No. 9 West Virginia 42, James Madison 12

As fun as they are to watch, Geno Smith and his West Virginia

receivers don’t play Sam Huff football.

Too much finesse. Too many yards. Too many points.

It was only appropriate, therefore, that on the day the

Mountaineers honored their legendary linebacker, the less-heralded

defense had a couple of moments that no doubt did him proud.

Give Smith his well-deserved accolades for his five touchdown

passes Saturday in the No. 9 Mountaineers’ 42-12 win over James

Madison, but don’t fault the defense if it boasts a bit about a

couple of goal line stands that might have looked right at home in

the Huff days of the 1960s.

”I bet you he was pretty excited, wasn’t he?” West Virginia

defensive coordinator Joe DeForest said. ”I hope so. I’d like to

talk to him about it. … What they did there, they showed like

they’re growing up.”

With the Mountaineers playing at the Washington Redskins stadium

– they need to maintain an East Coast profile for recruiting now

that they’ve moved to the Big 12 – former Redskins Hall of Fame

linebacker Huff served as the honorary captain and soaked up the

cheers as he held up his long-retired No. 75 jersey during the

quarter break in the first half.

By then, Smith had already staked West Virginia (2-0) to a 21-0

lead. He went to complete 34 of 39 passes for 411 yards, moving

past Marc Bulger (8,153) to set the school record for career yards

passing (8,191).

Smith’s favorite targets, Stedman Bailey and Tavon Austin, both

had 100 yards receiving by halftime. Bailey finished with 173 yards

on 13 catches and three touchdowns, while Austin had 113 yards on

11 receptions and one score for the Mountaineers, who piled up 569

yards and improved to 13-0 all-time against FCS schools.

What could Smith have done better? Not much.

”I had five incompletions,” the quarterback said. ”I could’ve

completed all five of those.”

He added that he could have made better decisions when the

offense hit a lull in the third quarter, but that’s when the

defense came through, stopping James Madison on four running plays

after the Dukes had first-and-goal at the 3, then coming up with a

third-down interception in the end zone after a first-and-goal at

the 9.

”The two goal line stands were very impressive,” West Virginia

coach Dana Holgorsen said. ”As a team we overcame adversity there

in the third quarter. We’ve got to get used to that.”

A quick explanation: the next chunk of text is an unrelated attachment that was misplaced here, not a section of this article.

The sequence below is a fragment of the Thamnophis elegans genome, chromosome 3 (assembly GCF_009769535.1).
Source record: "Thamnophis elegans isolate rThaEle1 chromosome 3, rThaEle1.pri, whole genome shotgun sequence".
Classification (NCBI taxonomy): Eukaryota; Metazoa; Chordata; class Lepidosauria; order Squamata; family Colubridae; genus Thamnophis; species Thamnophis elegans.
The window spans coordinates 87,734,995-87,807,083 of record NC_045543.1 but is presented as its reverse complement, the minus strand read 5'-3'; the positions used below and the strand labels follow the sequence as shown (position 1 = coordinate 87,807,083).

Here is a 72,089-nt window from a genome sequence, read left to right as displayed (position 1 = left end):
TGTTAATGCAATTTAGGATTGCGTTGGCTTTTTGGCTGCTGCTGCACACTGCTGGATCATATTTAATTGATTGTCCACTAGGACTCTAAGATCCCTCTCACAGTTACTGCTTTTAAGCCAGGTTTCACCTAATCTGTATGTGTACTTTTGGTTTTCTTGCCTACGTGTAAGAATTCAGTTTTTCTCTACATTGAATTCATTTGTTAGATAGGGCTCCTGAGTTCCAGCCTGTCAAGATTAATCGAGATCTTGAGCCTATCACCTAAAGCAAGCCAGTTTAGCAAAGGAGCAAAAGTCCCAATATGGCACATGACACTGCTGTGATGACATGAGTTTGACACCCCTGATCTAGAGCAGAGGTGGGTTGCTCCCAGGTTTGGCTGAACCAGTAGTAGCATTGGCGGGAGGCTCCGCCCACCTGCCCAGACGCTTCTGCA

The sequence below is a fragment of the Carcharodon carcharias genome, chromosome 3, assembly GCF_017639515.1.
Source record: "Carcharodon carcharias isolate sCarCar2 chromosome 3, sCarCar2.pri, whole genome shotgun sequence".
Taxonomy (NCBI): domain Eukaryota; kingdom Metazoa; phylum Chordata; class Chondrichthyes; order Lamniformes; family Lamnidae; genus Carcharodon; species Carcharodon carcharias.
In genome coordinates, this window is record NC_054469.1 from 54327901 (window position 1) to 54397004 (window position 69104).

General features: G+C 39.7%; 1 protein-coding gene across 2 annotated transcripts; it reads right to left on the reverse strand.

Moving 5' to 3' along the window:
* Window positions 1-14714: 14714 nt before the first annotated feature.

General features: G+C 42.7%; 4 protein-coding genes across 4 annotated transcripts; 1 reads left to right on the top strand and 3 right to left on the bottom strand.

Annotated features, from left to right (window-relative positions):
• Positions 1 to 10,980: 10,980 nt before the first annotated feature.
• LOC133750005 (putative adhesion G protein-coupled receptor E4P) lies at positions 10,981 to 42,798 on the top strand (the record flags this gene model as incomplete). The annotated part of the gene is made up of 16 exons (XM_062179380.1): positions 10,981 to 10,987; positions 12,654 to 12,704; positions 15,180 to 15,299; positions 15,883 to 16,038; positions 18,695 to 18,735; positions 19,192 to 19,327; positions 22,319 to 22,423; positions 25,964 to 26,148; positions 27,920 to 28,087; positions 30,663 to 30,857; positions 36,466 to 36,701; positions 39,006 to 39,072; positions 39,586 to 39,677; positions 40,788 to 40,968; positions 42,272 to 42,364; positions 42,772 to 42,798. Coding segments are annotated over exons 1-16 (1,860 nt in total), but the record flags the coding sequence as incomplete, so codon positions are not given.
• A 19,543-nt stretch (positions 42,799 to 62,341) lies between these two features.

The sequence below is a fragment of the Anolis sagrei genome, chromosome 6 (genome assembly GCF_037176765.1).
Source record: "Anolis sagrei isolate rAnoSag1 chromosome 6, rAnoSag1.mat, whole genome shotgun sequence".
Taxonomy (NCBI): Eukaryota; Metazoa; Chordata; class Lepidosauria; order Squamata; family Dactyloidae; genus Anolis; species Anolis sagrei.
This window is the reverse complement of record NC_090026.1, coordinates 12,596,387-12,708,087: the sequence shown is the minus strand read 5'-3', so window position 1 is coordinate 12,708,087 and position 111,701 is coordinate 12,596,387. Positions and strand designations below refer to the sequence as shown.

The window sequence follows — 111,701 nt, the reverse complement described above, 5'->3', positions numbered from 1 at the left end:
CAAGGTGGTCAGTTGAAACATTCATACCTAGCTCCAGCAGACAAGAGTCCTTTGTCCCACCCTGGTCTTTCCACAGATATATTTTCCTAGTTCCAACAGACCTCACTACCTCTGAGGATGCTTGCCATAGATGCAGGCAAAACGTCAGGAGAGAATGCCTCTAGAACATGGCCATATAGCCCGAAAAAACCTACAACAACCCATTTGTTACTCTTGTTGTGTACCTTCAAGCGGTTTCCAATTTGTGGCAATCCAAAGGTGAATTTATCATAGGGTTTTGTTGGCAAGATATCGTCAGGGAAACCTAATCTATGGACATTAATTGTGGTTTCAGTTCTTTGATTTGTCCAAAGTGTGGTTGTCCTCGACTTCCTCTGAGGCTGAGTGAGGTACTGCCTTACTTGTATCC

They won’t have much if Smith keeps playing like this, working

the no-huddle attack with creative tosses, slip screens and

scrambles. It was a thing of beauty when he ignored the rusher in

his face and draped a pass onto Austin’s shoulder for a 24-yard

gain in the second quarter.

Much of the time, however, the quarterback found receivers so

open that his passes became easy target practice, including his

4-yard touchdown throw to Dante Campbell for the redshirt

freshman’s first collegiate catch.

Stedman’s touchdown catches came in various shapes and sizes – a

9-yarder on a screen, a 3-yarder on a fade in which no one covered

him, and a 30-yarder that Smith lobbed perfectly into a seam

between two defensive backs down the sideline.

The Mountaineers have scored 181 points in their past three

games – including 70 in last season’s Orange Bowl and 69 in their

opener against Marshall.

The Dukes (2-1), remembered for stunning then-No. 13 Virginia

Tech two years ago, tried just about everything, but they were

never in this one.

”They’ve shown potential to upset people,” Holgorsen said. ”I

give our guys credit for not falling into that trap.”

James Madison got called for 12 men on the field twice on

defense in the first quarter, and then successfully converted a

fourth-and-1 at their own 34 on the first play of the second

quarter – a ploy that managed to keep the Mountaineers’ offense off

the field for a least a couple of extra minutes.

”We didn’t come out of the chute at all,” James Madison coach

Mickey Matthews said. ”I can’t show you why. We didn’t show a lot

of poise.”

The Dukes were also missing leading rusher Dae’Quan Scott, who

injured an ankle last week. Then they lost Daniel Brown to a torn

ACL in his right knee on the first offensive play, defensive tackle

Jordan Stanton to a concussion, and safety Titus Till to an ankle


James Madison’s fans roared when their team finally forced West

Virginia to punt late in the first half, and again when the

Mountaineers’ Shawne Alston was tackled for a safety in the third

quarter – although the two points were a bittersweet consolation

prize that came after the offense had been halted by the Huff-like

stop at the 1.

”The goal line stands by them in the third quarter,” Matthews

said, ”certainly kept it out of reach.”

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